It began with a touch of photosensitivity. A walk in the sunshine, after the rain, caused my eyes to recoil. A visit to the eye doctor on a chilly, damp morning brought on a rare bout with allergic asthma. Having to stop nursing immediately, due to eye drops, brought on all day nausea. Then, finally, a terrible cold conquered me and I slowly began to blur. I only remember my mom being ill twice and how worried I was because it just didn't happen.

August had sick eyes and a drippy nose but more energy than I did and took over the house. It took all my focus and strength to feed her that day. She had no real appetite. The walk from my room to the kitchen became increasingly littered with tiny plastic dishes, wooden blocks, toys, toys, toys. The living room floor carpeted with stuffed animals and all the discarded clothes from August's many costume changes, or maybe because I was at first too hot then too cold and adjusted the thermostat accordingly. Soon every toy was out of it's house and partying in every room. There was nothing I could do. I sat on my bed, in my Vapor Rub scented room, trying to stream something entertaining but it was always choppy. There is something wrong with something on my old and slow computer.

August came in with her doctor kit quite often to tend to me. She brought me toilet paper for my nose. She gave me lots of kisses, put her hands on my face and asked if I was better. She was also mourning our nursing days and neither one of us knew if they were gone forever or just on hold. I had that to ponder as I blew and blew my nose.

After waking up to a coughing fit at 4am, I made an appointment for August. While on the phone I wondered how I was going to get the energy to drive to the doctor's office. I made an appointment for myself as well since I would already be there anyway. I was worried about her ears and lungs. Her doctor said she was fine, just a cold, chamomile tea with lots of honey. My doctor also diagnosed me with nothing more than a cold. Fortunately and quite unfortunately I have little experience with colds. I had the avian flu in 1994. No colds, just  allergies, sore throats but no colds. As she left the room, August told her, "I am going to take care of my Mommy." That's medicine.

Later that day, after much online research and a phone call to Canada, I was secure with the information I had found regarding nursing and the eye drops. It was fine. We resumed our slow weaning project. Our noses stopped running, the coughs went away and our appetites returned. August asked if I was better. I said yes and her little face lit up. Seeing that lit up my heart. We started piecing the house back together.

Corner View: Somewhere Else

Last Saturday I woke up to a beautiful morning so August and I took our walk around the neighborhood much earlier than usual. I set out at 9:59am. There were garage sales all over the place and we stopped at each one of them to look and chat. There were so many knick-knacks and relics from my childhood: old Avon perfume bottles, faded Tupperware sets, macrame wall hangings, boxes full of polyester fabric, handmade Christmas ornaments, cassette tapes, mix tapes, plastic baby dolls made in Hong Kong, Time-Life cookbooks... Our walk began weaving in and out between the past and the present. The memories started to transport me somewhere else but the blue sky and August's questions and observations would bring me back.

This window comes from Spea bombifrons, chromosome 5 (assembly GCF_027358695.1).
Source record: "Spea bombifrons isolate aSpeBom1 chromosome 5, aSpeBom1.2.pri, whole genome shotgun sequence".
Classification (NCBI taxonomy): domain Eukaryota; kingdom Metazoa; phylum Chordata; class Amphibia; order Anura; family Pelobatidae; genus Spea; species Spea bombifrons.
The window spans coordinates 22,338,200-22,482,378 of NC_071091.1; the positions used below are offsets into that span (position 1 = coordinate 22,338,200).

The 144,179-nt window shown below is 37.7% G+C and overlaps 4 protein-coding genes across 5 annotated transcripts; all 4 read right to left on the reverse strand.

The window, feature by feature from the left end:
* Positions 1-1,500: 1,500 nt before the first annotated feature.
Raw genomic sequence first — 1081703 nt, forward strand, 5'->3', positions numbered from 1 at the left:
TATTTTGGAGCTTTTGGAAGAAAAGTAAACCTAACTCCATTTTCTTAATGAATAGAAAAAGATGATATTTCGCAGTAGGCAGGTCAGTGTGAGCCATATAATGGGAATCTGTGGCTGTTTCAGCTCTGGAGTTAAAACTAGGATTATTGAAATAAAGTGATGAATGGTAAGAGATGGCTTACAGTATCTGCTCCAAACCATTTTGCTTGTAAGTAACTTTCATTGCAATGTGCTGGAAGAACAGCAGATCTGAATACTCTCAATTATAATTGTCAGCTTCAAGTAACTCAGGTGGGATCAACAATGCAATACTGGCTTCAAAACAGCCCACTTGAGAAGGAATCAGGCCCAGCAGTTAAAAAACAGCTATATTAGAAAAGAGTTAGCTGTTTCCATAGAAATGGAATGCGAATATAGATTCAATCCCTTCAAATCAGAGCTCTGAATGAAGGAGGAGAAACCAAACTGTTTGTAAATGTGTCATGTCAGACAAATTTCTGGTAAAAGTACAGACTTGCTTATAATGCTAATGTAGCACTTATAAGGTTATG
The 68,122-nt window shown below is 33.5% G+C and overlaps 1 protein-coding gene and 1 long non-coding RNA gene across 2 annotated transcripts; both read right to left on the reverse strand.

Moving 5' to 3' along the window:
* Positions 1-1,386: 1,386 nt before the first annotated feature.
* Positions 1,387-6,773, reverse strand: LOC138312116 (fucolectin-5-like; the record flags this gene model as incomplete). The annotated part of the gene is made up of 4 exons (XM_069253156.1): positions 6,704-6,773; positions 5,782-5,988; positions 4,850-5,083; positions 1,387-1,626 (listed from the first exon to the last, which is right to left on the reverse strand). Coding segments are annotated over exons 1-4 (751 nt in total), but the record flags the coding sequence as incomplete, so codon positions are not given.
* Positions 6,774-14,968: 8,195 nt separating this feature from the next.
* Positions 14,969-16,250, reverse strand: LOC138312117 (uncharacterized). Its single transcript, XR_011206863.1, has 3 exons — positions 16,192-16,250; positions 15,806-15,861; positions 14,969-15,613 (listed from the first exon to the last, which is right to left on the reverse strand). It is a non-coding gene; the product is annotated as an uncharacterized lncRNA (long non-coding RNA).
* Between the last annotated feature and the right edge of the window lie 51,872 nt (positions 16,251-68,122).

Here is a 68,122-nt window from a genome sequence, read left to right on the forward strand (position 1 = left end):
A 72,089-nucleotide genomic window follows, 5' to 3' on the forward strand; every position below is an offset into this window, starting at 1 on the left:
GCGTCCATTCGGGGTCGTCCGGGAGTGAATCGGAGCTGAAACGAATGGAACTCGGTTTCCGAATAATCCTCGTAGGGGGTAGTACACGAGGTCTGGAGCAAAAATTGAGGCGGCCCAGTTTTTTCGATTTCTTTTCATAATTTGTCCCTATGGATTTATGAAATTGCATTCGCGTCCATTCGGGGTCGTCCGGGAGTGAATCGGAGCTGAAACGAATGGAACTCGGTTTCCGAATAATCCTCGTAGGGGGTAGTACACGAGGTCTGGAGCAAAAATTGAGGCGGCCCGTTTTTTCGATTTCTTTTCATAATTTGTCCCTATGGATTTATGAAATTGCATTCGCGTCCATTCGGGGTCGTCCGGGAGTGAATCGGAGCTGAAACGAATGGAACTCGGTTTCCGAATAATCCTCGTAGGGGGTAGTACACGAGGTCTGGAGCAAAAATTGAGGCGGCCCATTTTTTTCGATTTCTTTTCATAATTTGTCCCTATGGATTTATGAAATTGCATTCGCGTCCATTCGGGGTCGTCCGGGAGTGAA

While chatting with a charming woman about quilting, sewing and her collection of measuring spoons, I asked her if she does a lot of baking. She answered that she once did, that she once did a little bit of everything. From what she had for sale on her driveway, she did. She gave me a Christmas tray, a cute set of measuring spoons, several yards of a pretty, flowery, light weight cotton material she wanted to turn into a sundress and oh so many thoughts. I am right were she had been, trying and doing a little bit of everything, the baking, the sewing, craft projects. Her baby was a few years older than me and came out to say she would return later to help her put things back in the garage.

August reminded me that I promised her time at the playground. It was just across the street from the driveway that had just manage to fill me with all sorts of philosophical ruminations... under a clear blue sky. Feeling like we had already been out for several hours and all morning long, I checked the time. 10:45. We had only been out 45 minutes. I headed for the playground checking the time again, puzzled. Where had we been for what seemed like hours and hours, but not even one hour? I went over the conversations I had with people in the neighborhood, the singing with August, all those questions I answered for her, stopping for birds, squirrels and flowers, photographing an oak bed I wanted to maybe purchase. It didn't add up. At the playscape I showed August the time and told her we'd leave once the time read 11:15. She flipped over while swinging on her tummy, poor thing. We headed home at exactly 11:00.

Birthday Month